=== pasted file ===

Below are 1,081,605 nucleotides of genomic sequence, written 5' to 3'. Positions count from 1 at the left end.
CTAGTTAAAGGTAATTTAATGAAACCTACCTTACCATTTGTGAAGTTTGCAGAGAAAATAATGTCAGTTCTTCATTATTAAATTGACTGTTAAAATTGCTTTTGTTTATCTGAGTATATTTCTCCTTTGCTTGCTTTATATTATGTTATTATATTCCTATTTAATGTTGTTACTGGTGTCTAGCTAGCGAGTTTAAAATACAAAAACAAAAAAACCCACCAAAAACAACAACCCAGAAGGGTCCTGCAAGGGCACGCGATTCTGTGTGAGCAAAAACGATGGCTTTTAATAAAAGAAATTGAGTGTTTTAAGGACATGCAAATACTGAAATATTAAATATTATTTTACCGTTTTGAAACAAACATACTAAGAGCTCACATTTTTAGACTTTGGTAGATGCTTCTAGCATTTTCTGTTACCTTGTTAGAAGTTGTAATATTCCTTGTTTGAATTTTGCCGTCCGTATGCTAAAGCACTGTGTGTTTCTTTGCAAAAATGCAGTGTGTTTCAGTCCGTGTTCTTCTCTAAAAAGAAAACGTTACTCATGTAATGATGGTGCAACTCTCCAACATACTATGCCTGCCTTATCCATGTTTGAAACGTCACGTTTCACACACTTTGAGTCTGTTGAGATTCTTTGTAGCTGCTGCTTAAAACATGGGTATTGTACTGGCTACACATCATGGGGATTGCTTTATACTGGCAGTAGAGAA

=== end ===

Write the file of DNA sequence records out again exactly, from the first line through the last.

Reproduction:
Below are 1,081,605 nucleotides of genomic sequence, written 5' to 3'. Positions count from 1 at the left end.
CTAGTTAAAGGTAATTTAATGAAACCTACCTTACCATTTGTGAAGTTTGCAGAGAAAATAATGTCAGTTCTTCATTATTAAATTGACTGTTAAAATTGCTTTTGTTTATCTGAGTATATTTCTCCTTTGCTTGCTTTATATTATGTTATTATATTCCTATTTAATGTTGTTACTGGTGTCTAGCTAGCGAGTTTAAAATACAAAAACAAAAAAACCCACCAAAAACAACAACCCAGAAGGGTCCTGCAAGGGCACGCGATTCTGTGTGAGCAAAAACGATGGCTTTTAATAAAAGAAATTGAGTGTTTTAAGGACATGCAAATACTGAAATATTAAATATTATTTTACCGTTTTGAAACAAACATACTAAGAGCTCACATTTTTAGACTTTGGTAGATGCTTCTAGCATTTTCTGTTACCTTGTTAGAAGTTGTAATATTCCTTGTTTGAATTTTGCCGTCCGTATGCTAAAGCACTGTGTGTTTCTTTGCAAAAATGCAGTGTGTTTCAGTCCGTGTTCTTCTCTAAAAAGAAAACGTTACTCATGTAATGATGGTGCAACTCTCCAACATACTATGCCTGCCTTATCCATGTTTGAAACGTCACGTTTCACACACTTTGAGTCTGTTGAGATTCTTTGTAGCTGCTGCTTAAAACATGGGTATTGTACTGGCTACACATCATGGGGATTGCTTTATACTGGCAGTAGAGAA